I agree with your post and of course there are ongoing experiments to try to directly detect dark matter, some of which will only be completed in a few years from now. However, I note theorists are moving away from dark matter candidates that can be directly detected in any way and that raises serious philosophical questions. On a technical matter, I find it difficult to see how some of the putative candidates, for example neutrinos or axions, can be responsible for dark matter because of their negligible mass. To my thinking there needs to be a quite astonishing number density of these particles to be responsible for 85% of the universe's mass.
     
  17. Nov 14, 2017 #16
    In the second half or the 19th century electromagnetism was thought to be perfect. It correctly described the results of numerous experiments, much as GR today describes correctly the results of numerous experiments. There were a few issues which were a bit perplexing and so it was necessary to hypothesize a medium through which electromagnetic waves could travel. Bit of a problem detecting the luminiferous aether though, eh? Of course, it is really, really difficult to observe something which was eventually found to not exist! In spite of difficulties with moving forward with gravitation theory, there is still the question as to whether we understand gravity itself as well as we think we do; I occasionally hear reputable cosmologists (which I am most certainly not) acknowledge this possibility. Just sayin'!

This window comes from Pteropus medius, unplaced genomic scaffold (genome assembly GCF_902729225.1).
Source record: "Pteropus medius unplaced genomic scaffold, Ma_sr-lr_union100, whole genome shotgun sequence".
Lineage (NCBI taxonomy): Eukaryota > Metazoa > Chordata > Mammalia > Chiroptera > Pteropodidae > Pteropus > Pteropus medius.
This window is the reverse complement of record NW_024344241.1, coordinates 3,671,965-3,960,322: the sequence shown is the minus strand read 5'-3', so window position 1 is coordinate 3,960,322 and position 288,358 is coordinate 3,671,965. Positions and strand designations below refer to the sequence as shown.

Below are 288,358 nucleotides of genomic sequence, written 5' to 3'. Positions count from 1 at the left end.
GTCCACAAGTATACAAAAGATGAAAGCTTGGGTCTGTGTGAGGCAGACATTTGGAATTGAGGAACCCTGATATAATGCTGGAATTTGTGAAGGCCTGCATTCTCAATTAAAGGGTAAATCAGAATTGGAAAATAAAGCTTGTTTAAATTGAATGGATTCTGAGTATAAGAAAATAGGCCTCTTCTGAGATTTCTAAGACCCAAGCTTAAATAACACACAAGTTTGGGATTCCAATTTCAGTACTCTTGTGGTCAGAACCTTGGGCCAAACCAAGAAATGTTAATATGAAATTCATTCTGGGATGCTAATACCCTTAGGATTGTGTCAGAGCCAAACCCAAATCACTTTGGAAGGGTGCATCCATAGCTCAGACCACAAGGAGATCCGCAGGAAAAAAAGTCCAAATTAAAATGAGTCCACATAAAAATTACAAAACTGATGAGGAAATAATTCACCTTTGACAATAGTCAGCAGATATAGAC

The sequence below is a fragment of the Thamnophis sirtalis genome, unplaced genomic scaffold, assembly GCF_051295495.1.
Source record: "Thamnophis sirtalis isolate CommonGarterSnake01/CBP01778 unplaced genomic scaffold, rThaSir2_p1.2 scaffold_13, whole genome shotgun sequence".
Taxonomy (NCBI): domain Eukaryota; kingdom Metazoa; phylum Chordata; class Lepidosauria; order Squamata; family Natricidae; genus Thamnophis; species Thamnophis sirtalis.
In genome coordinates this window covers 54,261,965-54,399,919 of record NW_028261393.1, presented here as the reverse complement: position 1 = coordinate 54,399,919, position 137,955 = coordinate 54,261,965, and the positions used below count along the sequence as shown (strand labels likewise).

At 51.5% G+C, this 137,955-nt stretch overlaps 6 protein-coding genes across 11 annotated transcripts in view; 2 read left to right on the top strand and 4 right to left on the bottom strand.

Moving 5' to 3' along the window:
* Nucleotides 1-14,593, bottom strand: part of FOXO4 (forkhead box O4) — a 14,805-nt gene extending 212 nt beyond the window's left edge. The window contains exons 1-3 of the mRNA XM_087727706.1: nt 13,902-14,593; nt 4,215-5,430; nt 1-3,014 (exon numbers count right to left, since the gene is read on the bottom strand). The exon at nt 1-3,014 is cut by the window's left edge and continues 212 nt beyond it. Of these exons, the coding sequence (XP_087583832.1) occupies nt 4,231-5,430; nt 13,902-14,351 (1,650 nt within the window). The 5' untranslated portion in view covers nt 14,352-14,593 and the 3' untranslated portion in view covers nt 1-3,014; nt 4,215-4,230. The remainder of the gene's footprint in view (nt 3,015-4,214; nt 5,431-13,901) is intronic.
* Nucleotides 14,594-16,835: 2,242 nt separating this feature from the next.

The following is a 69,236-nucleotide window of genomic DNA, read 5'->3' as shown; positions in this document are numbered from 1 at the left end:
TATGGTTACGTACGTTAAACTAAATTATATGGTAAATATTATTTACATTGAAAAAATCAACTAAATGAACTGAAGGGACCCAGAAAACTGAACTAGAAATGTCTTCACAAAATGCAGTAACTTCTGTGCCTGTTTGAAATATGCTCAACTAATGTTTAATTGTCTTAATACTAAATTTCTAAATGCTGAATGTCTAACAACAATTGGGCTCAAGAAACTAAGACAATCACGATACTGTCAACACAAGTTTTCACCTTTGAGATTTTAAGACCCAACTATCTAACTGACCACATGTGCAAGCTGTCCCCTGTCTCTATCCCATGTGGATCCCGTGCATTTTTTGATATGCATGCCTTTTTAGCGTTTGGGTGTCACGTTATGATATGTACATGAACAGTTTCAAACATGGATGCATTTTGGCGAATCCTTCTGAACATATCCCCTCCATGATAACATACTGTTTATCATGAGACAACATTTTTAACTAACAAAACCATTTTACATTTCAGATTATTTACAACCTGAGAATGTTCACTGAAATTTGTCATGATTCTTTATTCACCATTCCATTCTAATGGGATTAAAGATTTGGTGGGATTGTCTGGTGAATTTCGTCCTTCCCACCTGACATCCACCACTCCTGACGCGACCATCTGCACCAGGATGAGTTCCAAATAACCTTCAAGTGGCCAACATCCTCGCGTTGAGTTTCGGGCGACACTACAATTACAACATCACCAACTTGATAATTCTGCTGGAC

18. Nov 14, 2017 #17

    stefan r

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    Not likely. More and better telescopes make pretty pictures. The pictures have independent value even if they do not generate new physics . Like any natural phenomenon the rotation of the galaxy should be explained long before we try changing it. It is hard to argue there is any urgency there. People who are professionally teaching as well as many amateurs attack this question without sending anyone a bill.
     
  19. Nov 14, 2017 #18

    George Jones

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  20. Nov 14, 2017 #19

    Drakkith

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    Scientists are well aware of this question and are doing their best to answer it. It hasn't been forgotten.

    There are many possible ways other than telescopes to search for dark matter. I believe we've set up various particle detectors in different areas of the world to see if we can find dark matter or other new types of particles. The Large Underground Xenon experiment was/is one of them.